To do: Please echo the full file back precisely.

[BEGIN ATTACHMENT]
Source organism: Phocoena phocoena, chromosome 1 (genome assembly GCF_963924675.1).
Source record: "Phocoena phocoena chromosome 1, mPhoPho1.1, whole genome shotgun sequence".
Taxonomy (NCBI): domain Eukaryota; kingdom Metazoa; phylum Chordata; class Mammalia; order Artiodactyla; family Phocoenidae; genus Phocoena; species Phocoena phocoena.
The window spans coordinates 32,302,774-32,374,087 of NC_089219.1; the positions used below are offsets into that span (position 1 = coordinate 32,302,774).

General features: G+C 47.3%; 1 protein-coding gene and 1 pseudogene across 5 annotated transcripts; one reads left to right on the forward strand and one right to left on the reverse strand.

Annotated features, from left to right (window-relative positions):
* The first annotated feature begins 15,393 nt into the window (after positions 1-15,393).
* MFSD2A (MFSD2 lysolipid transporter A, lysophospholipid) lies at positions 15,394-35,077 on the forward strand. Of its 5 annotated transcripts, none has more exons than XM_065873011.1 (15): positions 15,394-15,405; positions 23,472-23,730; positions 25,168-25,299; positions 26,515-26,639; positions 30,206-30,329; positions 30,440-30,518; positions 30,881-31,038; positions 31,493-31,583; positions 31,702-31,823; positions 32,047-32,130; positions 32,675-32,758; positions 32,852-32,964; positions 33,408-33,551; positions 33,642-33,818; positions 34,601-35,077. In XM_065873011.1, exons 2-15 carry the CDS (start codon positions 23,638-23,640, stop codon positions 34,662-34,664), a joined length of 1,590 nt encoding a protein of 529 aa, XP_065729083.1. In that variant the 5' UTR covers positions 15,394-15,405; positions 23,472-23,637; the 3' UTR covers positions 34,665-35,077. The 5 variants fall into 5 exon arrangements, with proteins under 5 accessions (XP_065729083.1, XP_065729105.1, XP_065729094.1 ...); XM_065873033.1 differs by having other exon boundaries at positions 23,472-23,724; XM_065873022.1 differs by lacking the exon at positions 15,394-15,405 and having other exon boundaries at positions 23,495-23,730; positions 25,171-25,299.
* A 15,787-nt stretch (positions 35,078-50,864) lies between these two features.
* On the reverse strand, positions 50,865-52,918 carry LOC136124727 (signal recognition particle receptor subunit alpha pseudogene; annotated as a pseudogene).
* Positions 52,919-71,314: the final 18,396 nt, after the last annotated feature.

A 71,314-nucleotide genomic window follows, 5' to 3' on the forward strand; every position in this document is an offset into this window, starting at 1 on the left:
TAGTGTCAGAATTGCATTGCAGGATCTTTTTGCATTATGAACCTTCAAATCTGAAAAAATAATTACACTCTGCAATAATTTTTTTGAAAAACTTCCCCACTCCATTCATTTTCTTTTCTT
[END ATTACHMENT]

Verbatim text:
Source organism: Phocoena phocoena, chromosome 1 (genome assembly GCF_963924675.1).
Source record: "Phocoena phocoena chromosome 1, mPhoPho1.1, whole genome shotgun sequence".
Taxonomy (NCBI): domain Eukaryota; kingdom Metazoa; phylum Chordata; class Mammalia; order Artiodactyla; family Phocoenidae; genus Phocoena; species Phocoena phocoena.
The window spans coordinates 32,302,774-32,374,087 of NC_089219.1; the positions used below are offsets into that span (position 1 = coordinate 32,302,774).

General features: G+C 47.3%; 1 protein-coding gene and 1 pseudogene across 5 annotated transcripts; one reads left to right on the forward strand and one right to left on the reverse strand.

Annotated features, from left to right (window-relative positions):
* The first annotated feature begins 15,393 nt into the window (after positions 1-15,393).
* MFSD2A (MFSD2 lysolipid transporter A, lysophospholipid) lies at positions 15,394-35,077 on the forward strand. Of its 5 annotated transcripts, none has more exons than XM_065873011.1 (15): positions 15,394-15,405; positions 23,472-23,730; positions 25,168-25,299; positions 26,515-26,639; positions 30,206-30,329; positions 30,440-30,518; positions 30,881-31,038; positions 31,493-31,583; positions 31,702-31,823; positions 32,047-32,130; positions 32,675-32,758; positions 32,852-32,964; positions 33,408-33,551; positions 33,642-33,818; positions 34,601-35,077. In XM_065873011.1, exons 2-15 carry the CDS (start codon positions 23,638-23,640, stop codon positions 34,662-34,664), a joined length of 1,590 nt encoding a protein of 529 aa, XP_065729083.1. In that variant the 5' UTR covers positions 15,394-15,405; positions 23,472-23,637; the 3' UTR covers positions 34,665-35,077. The 5 variants fall into 5 exon arrangements, with proteins under 5 accessions (XP_065729083.1, XP_065729105.1, XP_065729094.1 ...); XM_065873033.1 differs by having other exon boundaries at positions 23,472-23,724; XM_065873022.1 differs by lacking the exon at positions 15,394-15,405 and having other exon boundaries at positions 23,495-23,730; positions 25,171-25,299.
* A 15,787-nt stretch (positions 35,078-50,864) lies between these two features.
* On the reverse strand, positions 50,865-52,918 carry LOC136124727 (signal recognition particle receptor subunit alpha pseudogene; annotated as a pseudogene).
* Positions 52,919-71,314: the final 18,396 nt, after the last annotated feature.

A 71,314-nucleotide genomic window follows, 5' to 3' on the forward strand; every position in this document is an offset into this window, starting at 1 on the left:
TAGTGTCAGAATTGCATTGCAGGATCTTTTTGCATTATGAACCTTCAAATCTGAAAAAATAATTACACTCTGCAATAATTTTTTTGAAAAACTTCCCCACTCCATTCATTTTCTTTTCTT